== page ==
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Lymphoedema fact sheet

Produced by Breast Cancer Network Australia (BCNA)

Based on BCNA’s Lymphoedema fact sheet

What is lymphoedema?

diagram of breast showing the location of the lymph nodes under the left breast and extends to under the arm and towards the shouldersLymph is a fluid that goes around the body and removes particles that may cause damage.

The lymph then goes through lymph nodes that remove the particles safely.

If the lymph nodes are damaged or removed, lymph fluid can build up in the tissues. This causes a swelling known as ‘lymphoedema’.

Women with breast cancer might have lymphoedema

diagram of breasts and lymph nodes with a red circle symbolising lymphoedema

If cancer cells spread beyond your breast they often spread to the lymph nodes in the armpits.

If cancer cells spread to these lymph nodes they must be removed.

Not everyone gets lymphoedema. You might get lymphoedema if

  • you have had lymph nodes removed
  • you have had radiotherapy to the armpit.

How you know if you have lymphoedema?

Lymphoedema can happen after surgery, even many years later.

Be aware of feelings in your arms, breast area, shoulders, chest or hands. You may feel

  • Swollen or tight (you may notice that your rings, sleeves or wristbands feel tight)
  • Aches or pains

If you feel any of these see your doctor as soon as possible.

There are things you can do to reduce your risk of lymphoedema

yes insect reppellent bottle 

If you might get bitten by insects, use an insect repellent. If you are bitten, use a product so that your skin does not itch.

yes  woman washing face in bathroom mirror with towel on head

Take good care of your skin.

Try to

  • protect it from the sun
  • protect it from cuts and scratches
  • take care of injuries straight away
  • use sorbolene.
yes  electric razor on top of image of woman holding up her arm motioning to her underarm 

If you shave your armpit use an electric razor.

yes pair of green gardening gloves

Use gloves when you wash the dishes or work in the garden.

yes woman happily running, exercising

Keep active to increase lymph flow.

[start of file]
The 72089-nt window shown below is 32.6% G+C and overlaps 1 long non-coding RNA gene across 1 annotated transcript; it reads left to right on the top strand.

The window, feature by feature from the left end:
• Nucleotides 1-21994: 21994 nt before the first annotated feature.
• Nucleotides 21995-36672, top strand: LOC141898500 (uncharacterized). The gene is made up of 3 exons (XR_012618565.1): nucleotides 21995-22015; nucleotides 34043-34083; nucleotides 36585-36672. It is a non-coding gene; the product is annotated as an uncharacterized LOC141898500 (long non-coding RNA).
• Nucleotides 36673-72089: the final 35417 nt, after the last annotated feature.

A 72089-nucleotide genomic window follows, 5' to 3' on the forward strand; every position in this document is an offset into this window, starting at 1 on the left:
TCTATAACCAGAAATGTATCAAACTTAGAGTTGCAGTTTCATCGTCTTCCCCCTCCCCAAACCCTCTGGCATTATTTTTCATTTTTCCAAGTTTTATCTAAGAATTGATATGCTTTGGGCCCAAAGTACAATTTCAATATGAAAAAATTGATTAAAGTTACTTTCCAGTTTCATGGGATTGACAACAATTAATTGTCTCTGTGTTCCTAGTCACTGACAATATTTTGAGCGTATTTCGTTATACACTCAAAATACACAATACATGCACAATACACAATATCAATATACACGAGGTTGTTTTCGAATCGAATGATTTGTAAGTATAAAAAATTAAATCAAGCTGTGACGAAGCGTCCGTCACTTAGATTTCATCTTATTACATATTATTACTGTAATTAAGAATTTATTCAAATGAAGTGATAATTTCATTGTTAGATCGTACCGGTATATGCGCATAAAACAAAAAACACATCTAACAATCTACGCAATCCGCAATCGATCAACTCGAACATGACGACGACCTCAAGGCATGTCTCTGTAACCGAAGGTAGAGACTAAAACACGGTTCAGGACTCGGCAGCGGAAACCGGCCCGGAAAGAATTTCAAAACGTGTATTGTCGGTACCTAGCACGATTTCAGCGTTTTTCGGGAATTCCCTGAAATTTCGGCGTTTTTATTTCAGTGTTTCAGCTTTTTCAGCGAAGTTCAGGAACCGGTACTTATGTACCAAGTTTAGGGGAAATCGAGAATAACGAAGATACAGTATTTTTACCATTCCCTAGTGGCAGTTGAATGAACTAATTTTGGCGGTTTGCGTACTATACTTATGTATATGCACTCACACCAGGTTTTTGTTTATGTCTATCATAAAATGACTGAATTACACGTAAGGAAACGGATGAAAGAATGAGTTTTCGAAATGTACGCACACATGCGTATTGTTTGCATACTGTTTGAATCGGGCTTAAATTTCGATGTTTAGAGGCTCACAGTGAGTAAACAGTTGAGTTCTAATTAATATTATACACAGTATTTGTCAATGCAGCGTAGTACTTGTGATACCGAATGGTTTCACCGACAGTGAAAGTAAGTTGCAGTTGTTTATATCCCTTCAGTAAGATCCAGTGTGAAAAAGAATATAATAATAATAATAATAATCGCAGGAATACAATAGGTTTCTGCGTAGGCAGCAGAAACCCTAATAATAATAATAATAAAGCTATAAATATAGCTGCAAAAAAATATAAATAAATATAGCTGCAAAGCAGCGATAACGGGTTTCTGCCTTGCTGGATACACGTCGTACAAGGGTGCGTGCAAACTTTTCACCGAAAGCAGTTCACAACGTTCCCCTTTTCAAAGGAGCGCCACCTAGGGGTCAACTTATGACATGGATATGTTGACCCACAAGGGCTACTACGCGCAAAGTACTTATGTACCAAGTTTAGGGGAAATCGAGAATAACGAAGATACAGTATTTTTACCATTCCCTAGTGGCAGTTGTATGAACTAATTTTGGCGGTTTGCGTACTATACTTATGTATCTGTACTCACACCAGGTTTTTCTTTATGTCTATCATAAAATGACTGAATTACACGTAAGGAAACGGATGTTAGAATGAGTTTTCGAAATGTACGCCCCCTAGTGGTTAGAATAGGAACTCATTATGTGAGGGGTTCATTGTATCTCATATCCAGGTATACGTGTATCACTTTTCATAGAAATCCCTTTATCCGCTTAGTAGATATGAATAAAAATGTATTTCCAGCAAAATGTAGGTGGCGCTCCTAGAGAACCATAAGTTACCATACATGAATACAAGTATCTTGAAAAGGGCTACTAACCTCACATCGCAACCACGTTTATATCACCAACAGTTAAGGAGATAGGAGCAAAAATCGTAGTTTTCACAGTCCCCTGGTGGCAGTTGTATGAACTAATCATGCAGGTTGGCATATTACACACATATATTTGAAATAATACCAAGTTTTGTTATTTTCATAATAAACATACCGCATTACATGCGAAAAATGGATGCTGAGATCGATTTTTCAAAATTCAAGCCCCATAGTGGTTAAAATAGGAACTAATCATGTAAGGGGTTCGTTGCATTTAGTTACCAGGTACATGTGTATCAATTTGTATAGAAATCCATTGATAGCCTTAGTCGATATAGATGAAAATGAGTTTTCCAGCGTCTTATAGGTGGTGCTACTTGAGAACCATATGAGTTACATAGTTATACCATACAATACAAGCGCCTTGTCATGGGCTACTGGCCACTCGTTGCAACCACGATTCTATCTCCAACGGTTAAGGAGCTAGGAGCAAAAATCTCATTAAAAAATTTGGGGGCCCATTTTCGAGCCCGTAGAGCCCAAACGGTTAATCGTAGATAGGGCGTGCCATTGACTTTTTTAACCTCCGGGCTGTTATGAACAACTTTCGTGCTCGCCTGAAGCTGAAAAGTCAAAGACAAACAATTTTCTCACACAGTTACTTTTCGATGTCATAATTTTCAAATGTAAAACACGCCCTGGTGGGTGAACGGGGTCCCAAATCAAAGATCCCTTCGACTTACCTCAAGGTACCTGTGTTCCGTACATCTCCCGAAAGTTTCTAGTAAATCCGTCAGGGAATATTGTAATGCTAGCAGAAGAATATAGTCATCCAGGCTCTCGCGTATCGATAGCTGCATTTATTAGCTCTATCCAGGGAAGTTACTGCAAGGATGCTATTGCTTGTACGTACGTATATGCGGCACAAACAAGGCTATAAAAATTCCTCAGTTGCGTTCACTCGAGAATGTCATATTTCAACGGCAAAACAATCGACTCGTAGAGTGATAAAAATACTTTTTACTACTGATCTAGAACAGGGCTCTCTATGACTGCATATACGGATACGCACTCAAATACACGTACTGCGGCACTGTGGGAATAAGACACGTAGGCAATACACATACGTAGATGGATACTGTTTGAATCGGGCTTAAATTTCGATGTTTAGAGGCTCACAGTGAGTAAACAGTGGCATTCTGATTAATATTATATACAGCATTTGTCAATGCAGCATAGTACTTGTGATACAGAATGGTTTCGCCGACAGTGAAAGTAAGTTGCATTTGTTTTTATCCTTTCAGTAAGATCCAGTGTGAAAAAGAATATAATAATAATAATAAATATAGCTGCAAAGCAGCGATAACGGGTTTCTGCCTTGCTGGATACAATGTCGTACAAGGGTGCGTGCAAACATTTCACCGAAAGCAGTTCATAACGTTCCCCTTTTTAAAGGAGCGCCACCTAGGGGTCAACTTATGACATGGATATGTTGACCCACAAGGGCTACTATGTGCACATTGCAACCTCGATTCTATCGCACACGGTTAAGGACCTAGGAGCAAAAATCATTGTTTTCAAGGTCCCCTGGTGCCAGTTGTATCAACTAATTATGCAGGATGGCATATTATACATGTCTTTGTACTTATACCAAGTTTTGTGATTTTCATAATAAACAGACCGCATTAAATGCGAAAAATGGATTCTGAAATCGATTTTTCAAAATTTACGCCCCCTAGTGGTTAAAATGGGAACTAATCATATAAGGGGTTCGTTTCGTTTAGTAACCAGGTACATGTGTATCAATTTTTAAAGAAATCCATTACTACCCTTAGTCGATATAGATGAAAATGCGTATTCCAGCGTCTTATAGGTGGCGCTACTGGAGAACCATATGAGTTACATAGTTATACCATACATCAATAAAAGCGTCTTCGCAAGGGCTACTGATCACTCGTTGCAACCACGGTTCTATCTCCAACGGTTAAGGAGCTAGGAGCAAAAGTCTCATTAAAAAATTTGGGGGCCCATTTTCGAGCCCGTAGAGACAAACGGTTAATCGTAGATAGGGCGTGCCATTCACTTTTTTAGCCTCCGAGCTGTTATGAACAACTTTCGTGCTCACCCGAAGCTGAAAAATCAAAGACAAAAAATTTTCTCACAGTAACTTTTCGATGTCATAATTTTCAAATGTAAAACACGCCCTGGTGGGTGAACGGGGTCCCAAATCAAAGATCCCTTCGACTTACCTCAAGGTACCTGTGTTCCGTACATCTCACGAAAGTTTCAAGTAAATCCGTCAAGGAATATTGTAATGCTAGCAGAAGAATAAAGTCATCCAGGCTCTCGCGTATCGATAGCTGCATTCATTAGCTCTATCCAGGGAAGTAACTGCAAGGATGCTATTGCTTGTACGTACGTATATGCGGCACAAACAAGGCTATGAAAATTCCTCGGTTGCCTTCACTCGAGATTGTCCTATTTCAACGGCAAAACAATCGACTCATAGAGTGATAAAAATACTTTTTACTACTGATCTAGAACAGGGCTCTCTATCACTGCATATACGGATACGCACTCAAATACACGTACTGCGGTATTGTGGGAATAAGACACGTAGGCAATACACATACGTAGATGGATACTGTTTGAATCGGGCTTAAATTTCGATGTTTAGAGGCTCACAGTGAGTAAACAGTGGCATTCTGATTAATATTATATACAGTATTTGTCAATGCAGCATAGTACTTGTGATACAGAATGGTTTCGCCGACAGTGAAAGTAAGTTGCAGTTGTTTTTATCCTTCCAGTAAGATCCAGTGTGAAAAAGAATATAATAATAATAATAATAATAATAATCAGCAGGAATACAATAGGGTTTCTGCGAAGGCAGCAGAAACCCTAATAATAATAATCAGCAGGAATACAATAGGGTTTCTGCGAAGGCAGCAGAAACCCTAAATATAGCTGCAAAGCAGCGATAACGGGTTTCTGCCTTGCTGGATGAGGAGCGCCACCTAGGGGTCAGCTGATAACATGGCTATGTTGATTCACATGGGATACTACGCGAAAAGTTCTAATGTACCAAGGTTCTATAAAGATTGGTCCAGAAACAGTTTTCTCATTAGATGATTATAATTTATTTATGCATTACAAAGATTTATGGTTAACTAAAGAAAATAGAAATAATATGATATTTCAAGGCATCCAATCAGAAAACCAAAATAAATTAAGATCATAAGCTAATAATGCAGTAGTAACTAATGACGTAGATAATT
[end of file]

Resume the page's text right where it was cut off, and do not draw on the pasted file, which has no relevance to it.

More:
yes   doctor talking to female patient. Both are seated face-to-face and the female is smiling.  

If a cut or scratch becomes red or warm see your doctor as soon as possible.

There are things that can increase your risk of lymphoedema 

no  swollen right arm representing lymphoedema 

Try not to

  • overuse the arm that had surgery
  • let your arm get too hot
  • go to spa baths or have a hot bath.
no woman fastening her bra strap 

Try not to wear

  • tight clothes and bra straps
  • tight watches and bracelets.

Take care when you travel

When you travel by plane, bus, car or train, parts of your body may become swollen. When you travel, try not to

image of three of the same woman running, symbolising rushing. The image has a red cross through it.

rush around

woman sitting with a suitcase next to her and clock is displaying different times, symbolising she has been sitting for a long time. This image has a red cross through it.

sit still for a long time

woman trying to wheel a heavy suitcase. Image has a red cross through it.

carry heavy bags.

 Tips when you travel

woman happily wheeling a suitcase with the word "surgery" and an arrow to her body. The image has a tick on it.

Carry your bags on the side you have not had surgery. Use bags with wheels.

Exercise your arm. Go for a walk every 2 hours.

woman sitting with a suitcase next to her and clock is displaying different times, symbolising she has been sitting for a long time. This image has a red cross through it.

sit still for a long time

How you can manage lymphoedema 

There is no cure for lymphoedema. To make it better, you can try

  • good skin care
  • massage
  • gentle exercise
  • compression sleeves.

Compression sleeves need to be fitted well. Your doctor will tell you where to get one.

Where to find more information

Breast Cancer Network Australia (BCNA)

BCNA logo



For breast cancer information and support, call 1800 500 258 or visit BCNA's website.

 

Talk to your doctor

 

Australasian Lymphology Association

Australasian Lymphology Association logo

For lymphoedema help, support and information in your area call (03) 9586 6030 or visit the website.

Cancer Australia

Cancer Australia logo

For booklets on lymphoedema call  
1800 624 973 or visit Cancer Australia's website.